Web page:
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  • Right now, there are 195 countries on Earth.

  • But over the last few decades, the world has witnessed the birth of a few new nations.

  • East Timor split away from Indonesia and gained sovereignty in 2002, and South Sudan became the world's newest nation in 2011.

  • But for every successful bid at nationhood, there's also many more failed attempts.

  • Think of Catalonia or Iraqi Kurdistan's dramatic bids for independence just last year.

  • These examples got us thinking about other "inbetweener" states.

  • Hey guys I'm Judah, this is NowThis World and today we're to talk about just a few of the dozens of "partially recognized states" around the globe.

  • First on our list is Abkhazia.

  • To most of the world, Abkhazia is a region inside of the country Georgia.

  • It's located near the Black Sea, shares a border with Russia, and is home to more than 250,000 people that mostly speak Abkhaz and Russian.

  • Geography aside, Abkhazia's political situation is closely tied to Russia.

  • When the USSR was in full swing and Georgia was a Soviet Republic, Abkhazia enjoyed autonomous status.

  • Things weren't ideal, but at least the region had some form of self-rule under the Soviets.

  • But in April 1991, Georgia declared independence.

  • Its first leader was a fervent nationalist who pledged to assert control over Abkhazia and other autonomous areas like South Ossetia.

  • Months later, the USSR officially collapsed, and by 1992 tensions were high in Abkhazia as countries like Georgia attempted to redraw the lines of Eastern Europe.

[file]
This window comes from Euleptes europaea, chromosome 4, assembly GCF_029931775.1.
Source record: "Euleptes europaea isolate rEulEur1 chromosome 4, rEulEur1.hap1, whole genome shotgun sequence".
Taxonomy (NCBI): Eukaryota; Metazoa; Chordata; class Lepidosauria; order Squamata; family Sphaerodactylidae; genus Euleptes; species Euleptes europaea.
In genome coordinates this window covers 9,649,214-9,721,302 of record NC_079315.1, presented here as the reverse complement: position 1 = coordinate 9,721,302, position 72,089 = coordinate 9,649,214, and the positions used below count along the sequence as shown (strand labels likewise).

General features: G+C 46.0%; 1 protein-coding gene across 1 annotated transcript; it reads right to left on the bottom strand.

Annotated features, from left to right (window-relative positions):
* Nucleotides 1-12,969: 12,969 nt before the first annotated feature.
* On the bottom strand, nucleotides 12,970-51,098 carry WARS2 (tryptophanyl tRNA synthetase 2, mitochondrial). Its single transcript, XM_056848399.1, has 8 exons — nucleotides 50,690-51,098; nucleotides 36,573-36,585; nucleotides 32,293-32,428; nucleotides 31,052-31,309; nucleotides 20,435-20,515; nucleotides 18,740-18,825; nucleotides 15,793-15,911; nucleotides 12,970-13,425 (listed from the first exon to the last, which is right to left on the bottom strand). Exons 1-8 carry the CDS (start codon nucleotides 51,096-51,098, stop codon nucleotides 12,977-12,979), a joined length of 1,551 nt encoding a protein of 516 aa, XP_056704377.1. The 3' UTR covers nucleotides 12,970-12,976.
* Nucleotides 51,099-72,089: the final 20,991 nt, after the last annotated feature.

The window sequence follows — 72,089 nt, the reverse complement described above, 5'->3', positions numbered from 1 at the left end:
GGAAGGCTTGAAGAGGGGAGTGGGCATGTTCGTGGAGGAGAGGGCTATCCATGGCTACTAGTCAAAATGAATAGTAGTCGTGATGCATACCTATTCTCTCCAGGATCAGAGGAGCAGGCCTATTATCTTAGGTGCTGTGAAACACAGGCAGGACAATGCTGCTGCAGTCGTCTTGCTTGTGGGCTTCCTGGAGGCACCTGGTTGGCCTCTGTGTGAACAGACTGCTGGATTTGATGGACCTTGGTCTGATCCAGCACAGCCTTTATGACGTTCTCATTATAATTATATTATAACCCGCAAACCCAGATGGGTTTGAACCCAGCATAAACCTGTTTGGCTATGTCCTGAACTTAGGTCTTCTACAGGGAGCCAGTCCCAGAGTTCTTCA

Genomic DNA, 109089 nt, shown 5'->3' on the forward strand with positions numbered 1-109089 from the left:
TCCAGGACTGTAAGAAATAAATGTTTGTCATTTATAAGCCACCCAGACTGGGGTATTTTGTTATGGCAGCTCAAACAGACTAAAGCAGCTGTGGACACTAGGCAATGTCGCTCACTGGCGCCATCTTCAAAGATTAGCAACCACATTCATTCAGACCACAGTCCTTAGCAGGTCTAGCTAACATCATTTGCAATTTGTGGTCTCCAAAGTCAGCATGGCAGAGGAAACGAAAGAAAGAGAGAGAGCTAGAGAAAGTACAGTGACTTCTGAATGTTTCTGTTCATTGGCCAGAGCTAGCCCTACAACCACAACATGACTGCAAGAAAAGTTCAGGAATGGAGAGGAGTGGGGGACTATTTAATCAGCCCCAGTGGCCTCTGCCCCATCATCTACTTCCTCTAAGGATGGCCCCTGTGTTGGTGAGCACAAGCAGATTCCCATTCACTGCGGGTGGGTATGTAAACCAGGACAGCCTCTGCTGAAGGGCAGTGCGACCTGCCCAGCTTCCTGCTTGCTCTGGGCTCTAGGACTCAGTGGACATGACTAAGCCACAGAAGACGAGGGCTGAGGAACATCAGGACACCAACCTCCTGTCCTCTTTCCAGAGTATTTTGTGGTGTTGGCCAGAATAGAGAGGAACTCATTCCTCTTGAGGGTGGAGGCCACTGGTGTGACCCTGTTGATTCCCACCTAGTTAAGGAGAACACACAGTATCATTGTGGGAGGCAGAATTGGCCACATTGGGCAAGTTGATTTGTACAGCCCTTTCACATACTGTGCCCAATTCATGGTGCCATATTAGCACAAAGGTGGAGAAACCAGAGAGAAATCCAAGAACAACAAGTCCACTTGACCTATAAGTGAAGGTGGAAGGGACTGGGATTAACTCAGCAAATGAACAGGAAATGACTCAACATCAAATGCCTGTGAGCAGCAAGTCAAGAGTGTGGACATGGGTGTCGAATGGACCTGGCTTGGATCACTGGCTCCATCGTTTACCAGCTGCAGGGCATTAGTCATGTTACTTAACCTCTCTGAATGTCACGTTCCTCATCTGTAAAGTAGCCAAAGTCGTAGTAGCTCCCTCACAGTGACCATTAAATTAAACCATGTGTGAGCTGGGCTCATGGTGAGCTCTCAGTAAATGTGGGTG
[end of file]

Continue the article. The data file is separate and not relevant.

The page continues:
• But between 1992 and 1993, Abkhazia and Georgia fought a bloody conflict.

  • Ethnic Abkhaz, with help from Russia, fought for independence while Georgia fought to secure its territory.

  • The sixteen-month war led to thousands of deaths on both sides, while hundreds of thousands more were displaced from their homes.

  • Ultimately, a ceasefire was declared and Georgian forces were expelled from the territory.

  • 6 years later they declared independence.

  • Today, the state is recognized by only a few other countries, including Russia, Nicaragua, and Venezuela.

  • Another region that voiced support for Abkhazian's independence was Northern Cyprus, which is another partially recognized state.

  • Internationally speaking the island of Cyprus is considered one country, but in reality it's divided along ethnic lines.

  • The northern third of the Mediterranean island, which refers to itself as the Turkish Republic of Northern Cyprus, is, as you guessed it, ethnically Turkish, while the rest of the island is Greek.

  • Cyprus gained independence from Britain in 1960.

  • Like many other post-colonial situations, ethnic tensions flared once the occupiers left.

  • As things got worse in 1964, the UN sent an peacekeeper to the island to prevent the Turks and Greeks from fighting each other.

  • But in 1974, supporters for Greek unification staged an unsuccessful coup.